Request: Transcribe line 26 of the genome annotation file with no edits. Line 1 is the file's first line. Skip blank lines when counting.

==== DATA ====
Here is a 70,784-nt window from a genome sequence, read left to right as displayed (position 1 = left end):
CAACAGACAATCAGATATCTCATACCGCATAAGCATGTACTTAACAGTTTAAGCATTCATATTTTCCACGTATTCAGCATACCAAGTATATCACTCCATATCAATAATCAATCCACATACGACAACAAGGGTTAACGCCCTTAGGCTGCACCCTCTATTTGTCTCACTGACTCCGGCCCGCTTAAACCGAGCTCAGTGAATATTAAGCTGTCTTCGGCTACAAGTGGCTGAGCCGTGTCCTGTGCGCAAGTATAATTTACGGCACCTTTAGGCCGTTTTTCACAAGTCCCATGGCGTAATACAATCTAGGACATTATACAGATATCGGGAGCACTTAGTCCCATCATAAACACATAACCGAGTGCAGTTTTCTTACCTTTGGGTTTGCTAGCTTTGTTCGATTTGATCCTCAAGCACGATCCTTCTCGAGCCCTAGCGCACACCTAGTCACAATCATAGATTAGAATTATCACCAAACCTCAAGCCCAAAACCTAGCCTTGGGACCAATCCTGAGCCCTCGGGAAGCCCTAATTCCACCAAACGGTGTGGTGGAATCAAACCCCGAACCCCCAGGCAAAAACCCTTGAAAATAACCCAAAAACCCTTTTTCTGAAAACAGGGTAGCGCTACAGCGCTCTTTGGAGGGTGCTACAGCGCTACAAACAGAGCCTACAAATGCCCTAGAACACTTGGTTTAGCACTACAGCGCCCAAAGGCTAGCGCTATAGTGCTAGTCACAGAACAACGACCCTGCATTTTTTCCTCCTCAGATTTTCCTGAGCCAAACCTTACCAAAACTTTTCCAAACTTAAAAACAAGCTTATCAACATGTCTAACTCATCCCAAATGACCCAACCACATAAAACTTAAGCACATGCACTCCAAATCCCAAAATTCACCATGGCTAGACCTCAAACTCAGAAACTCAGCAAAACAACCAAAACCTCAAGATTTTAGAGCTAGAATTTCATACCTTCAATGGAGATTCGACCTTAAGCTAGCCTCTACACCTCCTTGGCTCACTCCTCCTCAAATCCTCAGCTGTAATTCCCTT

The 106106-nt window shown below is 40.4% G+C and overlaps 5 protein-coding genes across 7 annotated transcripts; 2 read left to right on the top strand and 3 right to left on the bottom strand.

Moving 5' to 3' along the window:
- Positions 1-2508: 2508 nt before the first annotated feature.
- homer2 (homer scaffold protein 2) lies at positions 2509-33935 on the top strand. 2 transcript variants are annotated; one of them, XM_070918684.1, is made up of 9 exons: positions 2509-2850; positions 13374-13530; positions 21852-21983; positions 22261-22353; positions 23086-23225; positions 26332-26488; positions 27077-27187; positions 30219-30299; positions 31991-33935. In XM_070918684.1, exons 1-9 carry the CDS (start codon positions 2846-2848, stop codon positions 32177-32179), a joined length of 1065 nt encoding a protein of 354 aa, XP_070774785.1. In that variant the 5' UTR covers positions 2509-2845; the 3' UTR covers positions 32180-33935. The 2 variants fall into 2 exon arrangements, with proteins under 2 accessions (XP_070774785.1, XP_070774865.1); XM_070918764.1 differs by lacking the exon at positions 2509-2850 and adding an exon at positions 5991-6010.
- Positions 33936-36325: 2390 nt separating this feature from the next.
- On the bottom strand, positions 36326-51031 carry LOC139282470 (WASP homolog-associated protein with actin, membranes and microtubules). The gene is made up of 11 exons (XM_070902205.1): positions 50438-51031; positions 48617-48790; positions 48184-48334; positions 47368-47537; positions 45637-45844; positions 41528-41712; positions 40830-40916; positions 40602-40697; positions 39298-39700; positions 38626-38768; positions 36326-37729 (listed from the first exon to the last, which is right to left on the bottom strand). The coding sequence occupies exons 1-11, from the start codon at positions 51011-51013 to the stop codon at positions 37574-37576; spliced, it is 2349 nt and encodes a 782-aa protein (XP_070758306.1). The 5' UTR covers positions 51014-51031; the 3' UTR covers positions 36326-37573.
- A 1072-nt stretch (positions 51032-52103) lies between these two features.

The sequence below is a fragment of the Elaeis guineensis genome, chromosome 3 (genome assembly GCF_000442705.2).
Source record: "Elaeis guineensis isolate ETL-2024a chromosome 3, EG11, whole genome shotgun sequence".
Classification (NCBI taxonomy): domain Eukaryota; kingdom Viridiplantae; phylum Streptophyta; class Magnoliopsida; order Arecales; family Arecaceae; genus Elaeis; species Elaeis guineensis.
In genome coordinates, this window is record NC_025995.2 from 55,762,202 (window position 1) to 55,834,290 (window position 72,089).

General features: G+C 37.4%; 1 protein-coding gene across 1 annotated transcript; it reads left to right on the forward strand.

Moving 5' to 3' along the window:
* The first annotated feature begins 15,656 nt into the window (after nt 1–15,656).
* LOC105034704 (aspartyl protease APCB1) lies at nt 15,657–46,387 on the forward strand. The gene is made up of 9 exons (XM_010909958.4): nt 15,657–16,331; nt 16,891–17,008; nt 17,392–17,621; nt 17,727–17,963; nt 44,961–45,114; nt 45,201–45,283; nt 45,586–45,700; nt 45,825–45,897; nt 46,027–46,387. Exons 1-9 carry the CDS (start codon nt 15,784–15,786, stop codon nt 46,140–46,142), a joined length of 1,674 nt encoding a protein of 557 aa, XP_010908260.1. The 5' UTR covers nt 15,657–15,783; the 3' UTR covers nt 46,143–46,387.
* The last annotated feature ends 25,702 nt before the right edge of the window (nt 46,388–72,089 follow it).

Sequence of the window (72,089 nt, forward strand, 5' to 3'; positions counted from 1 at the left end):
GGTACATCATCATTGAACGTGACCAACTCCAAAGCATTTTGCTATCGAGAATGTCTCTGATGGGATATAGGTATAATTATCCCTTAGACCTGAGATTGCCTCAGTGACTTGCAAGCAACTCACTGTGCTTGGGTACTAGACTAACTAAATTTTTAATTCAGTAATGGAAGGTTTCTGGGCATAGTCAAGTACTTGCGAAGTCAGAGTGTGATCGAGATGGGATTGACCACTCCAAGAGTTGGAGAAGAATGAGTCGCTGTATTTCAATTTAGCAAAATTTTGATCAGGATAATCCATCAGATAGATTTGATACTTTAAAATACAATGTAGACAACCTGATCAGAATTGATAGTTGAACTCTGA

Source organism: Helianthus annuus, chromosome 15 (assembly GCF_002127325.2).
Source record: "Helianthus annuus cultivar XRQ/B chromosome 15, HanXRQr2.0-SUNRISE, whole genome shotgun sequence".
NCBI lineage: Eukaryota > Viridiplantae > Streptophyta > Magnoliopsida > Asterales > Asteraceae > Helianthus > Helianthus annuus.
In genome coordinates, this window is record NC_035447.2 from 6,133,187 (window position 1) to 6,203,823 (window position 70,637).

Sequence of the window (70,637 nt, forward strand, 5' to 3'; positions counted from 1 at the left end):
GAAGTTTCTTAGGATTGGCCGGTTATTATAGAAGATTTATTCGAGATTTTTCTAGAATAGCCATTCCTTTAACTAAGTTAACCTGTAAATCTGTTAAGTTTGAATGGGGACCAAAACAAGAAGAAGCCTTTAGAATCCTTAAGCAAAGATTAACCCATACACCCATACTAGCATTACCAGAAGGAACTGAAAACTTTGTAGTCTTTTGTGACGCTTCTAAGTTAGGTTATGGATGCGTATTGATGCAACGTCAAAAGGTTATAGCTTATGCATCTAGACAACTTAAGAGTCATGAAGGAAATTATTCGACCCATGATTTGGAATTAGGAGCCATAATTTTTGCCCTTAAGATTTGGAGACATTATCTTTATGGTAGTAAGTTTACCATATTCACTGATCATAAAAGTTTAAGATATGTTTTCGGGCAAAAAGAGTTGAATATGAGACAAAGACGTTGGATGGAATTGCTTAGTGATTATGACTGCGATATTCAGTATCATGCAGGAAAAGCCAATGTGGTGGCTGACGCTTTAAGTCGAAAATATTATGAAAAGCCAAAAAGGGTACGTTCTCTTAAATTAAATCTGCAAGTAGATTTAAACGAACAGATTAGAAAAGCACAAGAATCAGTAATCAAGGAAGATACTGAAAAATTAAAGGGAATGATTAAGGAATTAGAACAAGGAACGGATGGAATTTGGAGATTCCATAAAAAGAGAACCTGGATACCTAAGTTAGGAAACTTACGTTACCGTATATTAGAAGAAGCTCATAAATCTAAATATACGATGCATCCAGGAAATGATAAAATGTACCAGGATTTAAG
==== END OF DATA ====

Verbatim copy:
GAAGTTTCTTAGGATTGGCCGGTTATTATAGAAGATTTATTCGAGATTTTTCTAGAATAGCCATTCCTTTAACTAAGTTAACCTGTAAATCTGTTAAGTTTGAATGGGGACCAAAACAAGAAGAAGCCTTTAGAATCCTTAAGCAAAGATTAACCCATACACCCATACTAGCATTACCAGAAGGAACTGAAAACTTTGTAGTCTTTTGTGACGCTTCTAAGTTAGGTTATGGATGCGTATTGATGCAACGTCAAAAGGTTATAGCTTATGCATCTAGACAACTTAAGAGTCATGAAGGAAATTATTCGACCCATGATTTGGAATTAGGAGCCATAATTTTTGCCCTTAAGATTTGGAGACATTATCTTTATGGTAGTAAGTTTACCATATTCACTGATCATAAAAGTTTAAGATATGTTTTCGGGCAAAAAGAGTTGAATATGAGACAAAGACGTTGGATGGAATTGCTTAGTGATTATGACTGCGATATTCAGTATCATGCAGGAAAAGCCAATGTGGTGGCTGACGCTTTAAGTCGAAAATATTATGAAAAGCCAAAAAGGGTACGTTCTCTTAAATTAAATCTGCAAGTAGATTTAAACGAACAGATTAGAAAAGCACAAGAATCAGTAATCAAGGAAGATACTGAAAAATTAAAGGGAATGATTAAGGAATTAGAACAAGGAACGGATGGAATTTGGAGATTCCATAAAAAGAGAACCTGGATACCTAAGTTAGGAAACTTACGTTACCGTATATTAGAAGAAGCTCATAAATCTAAATATACGATGCATCCAGGAAATGATAAAATGTACCAGGATTTAAG